The protagonist of “Darksiders” is the apocalyptic horseman War.

The protagonist of “Darksiders” is the apocalyptic horseman War. (THQ/Games Press)

The protagonist of “Darksiders” is the apocalyptic horseman War.

The protagonist of “Darksiders” is the apocalyptic horseman War. (THQ/Games Press)

"Darksiders" won’t win any awards for innovation, story line or anything else for that matter — except for the first good video game of 2010. Maybe.

It is hard to compare it to another game because it steals elements from so many others that it struggles to have an identity of its own. When I was playing it, I found myself reminiscing about some of my favorite games and forgetting about the one in front of me.

It does, however, successfully put these elements into a package that will leave any action-adventure game fan satisfied, at least until "God of War III" comes out.

You play as War, one of the Four Horsemen of the Apocalypse, sent to earth to stop the Armageddon that someone tricked you into starting 100 years ago. As all the angels seem to be weaving an ever-complicated web of lies, you are left with no one to trust but a few demons from hell.

The confusing story, which can take more than 20 hours, seems to be created just to give players a reason to proceed with the epic quest.

Set in modern times, it mixes fantasy with reality in the likes of deserts, big cities and ancient cathedrals. Walking through the cities, I found a juvenile sense of satisfaction by throwing police cars into hordes of oncoming ghouls.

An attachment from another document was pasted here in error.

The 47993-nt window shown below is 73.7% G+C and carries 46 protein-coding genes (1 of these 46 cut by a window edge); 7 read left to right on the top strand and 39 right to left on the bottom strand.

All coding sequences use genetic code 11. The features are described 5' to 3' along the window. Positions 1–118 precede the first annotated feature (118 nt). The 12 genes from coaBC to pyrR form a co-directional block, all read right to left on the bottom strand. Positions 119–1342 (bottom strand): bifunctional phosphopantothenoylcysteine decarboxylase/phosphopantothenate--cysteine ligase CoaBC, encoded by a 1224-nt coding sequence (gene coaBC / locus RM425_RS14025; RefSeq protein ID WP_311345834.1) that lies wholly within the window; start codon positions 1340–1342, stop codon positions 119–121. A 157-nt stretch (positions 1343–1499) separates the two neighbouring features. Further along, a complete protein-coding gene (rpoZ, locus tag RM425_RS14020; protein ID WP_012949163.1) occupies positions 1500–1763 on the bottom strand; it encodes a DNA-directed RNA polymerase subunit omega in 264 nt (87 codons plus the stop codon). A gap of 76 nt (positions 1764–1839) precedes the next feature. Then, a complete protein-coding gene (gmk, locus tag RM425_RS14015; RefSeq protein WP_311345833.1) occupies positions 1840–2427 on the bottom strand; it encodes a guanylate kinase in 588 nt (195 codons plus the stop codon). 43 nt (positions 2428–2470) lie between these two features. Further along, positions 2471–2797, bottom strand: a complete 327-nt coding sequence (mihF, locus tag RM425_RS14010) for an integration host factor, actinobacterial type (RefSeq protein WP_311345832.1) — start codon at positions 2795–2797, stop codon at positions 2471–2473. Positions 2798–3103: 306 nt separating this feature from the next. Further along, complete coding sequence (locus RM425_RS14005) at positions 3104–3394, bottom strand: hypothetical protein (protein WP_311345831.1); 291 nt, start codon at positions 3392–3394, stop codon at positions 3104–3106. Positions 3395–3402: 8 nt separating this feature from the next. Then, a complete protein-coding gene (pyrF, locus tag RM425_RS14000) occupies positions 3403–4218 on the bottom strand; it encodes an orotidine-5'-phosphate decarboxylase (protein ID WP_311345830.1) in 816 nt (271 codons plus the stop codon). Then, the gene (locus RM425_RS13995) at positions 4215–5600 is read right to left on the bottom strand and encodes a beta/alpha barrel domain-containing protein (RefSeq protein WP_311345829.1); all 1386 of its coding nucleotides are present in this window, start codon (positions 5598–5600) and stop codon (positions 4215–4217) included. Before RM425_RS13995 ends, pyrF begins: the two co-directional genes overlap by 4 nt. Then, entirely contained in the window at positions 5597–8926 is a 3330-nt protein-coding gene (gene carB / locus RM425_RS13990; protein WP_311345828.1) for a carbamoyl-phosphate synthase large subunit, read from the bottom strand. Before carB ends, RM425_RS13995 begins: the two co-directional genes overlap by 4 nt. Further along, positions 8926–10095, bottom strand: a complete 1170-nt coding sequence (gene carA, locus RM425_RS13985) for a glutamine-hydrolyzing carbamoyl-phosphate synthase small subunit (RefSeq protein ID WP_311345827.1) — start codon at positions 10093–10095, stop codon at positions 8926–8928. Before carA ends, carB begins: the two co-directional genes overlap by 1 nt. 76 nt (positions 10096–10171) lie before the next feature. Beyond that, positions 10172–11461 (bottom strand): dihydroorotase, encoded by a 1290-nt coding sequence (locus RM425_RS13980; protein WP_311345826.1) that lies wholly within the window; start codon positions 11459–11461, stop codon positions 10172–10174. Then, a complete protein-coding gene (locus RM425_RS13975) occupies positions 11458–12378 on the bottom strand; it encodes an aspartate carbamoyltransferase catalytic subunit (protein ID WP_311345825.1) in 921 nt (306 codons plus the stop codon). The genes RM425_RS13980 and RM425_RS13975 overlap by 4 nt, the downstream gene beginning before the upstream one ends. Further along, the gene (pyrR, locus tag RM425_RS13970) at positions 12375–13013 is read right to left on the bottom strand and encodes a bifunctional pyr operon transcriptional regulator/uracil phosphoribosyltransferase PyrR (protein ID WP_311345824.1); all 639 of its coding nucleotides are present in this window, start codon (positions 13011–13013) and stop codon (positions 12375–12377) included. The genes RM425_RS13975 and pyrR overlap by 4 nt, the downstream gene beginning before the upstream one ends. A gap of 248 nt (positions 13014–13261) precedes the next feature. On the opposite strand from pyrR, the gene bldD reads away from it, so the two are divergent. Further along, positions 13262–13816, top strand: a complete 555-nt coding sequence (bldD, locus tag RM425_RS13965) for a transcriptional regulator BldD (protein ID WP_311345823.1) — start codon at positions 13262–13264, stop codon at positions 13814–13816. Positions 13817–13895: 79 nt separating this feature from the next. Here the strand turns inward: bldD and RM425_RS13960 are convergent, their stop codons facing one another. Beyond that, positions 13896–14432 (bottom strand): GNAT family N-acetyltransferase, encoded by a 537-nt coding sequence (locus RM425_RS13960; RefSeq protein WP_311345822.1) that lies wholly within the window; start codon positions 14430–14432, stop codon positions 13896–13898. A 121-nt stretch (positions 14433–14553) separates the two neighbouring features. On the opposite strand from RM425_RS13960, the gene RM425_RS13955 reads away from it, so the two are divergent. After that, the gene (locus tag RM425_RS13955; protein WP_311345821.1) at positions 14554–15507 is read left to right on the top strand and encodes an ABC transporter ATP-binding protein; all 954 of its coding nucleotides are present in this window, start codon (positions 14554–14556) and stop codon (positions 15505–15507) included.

Actual game play is rather fun. It has solid controls when they are responsive. But, at times they can be overly complex. Once I got through the learning curve, dispatching a wide variety of enemies with any of my weapons or magic became extremely satisfying and familiar. For instance, I felt like I was in an apocalyptic western as I rode my horse through the desert blasting angels on horseback with my six-gun.

Accompanying the combat, there are many puzzles throughout the game, and they are just complex enough to leave you feeling like you accomplished something.

The game’s weak story line, and complex and sometimes unresponsive controls, can be overlooked as the developers at Vigil Games put so many good elements from other games into such a solid package, and added a few of their own.

Did I mention there are zombies in this game? If you do some backtracking, you may even run across a brainless, top-hat-wearing zombie who speaks the queen’s English. You can’t kill him, but he’ll give some money for a good fight. How do you kill the undead when they are already missing their brain anyway?

Platforms: Xbox 360, PlayStation 3 (tested)

On the

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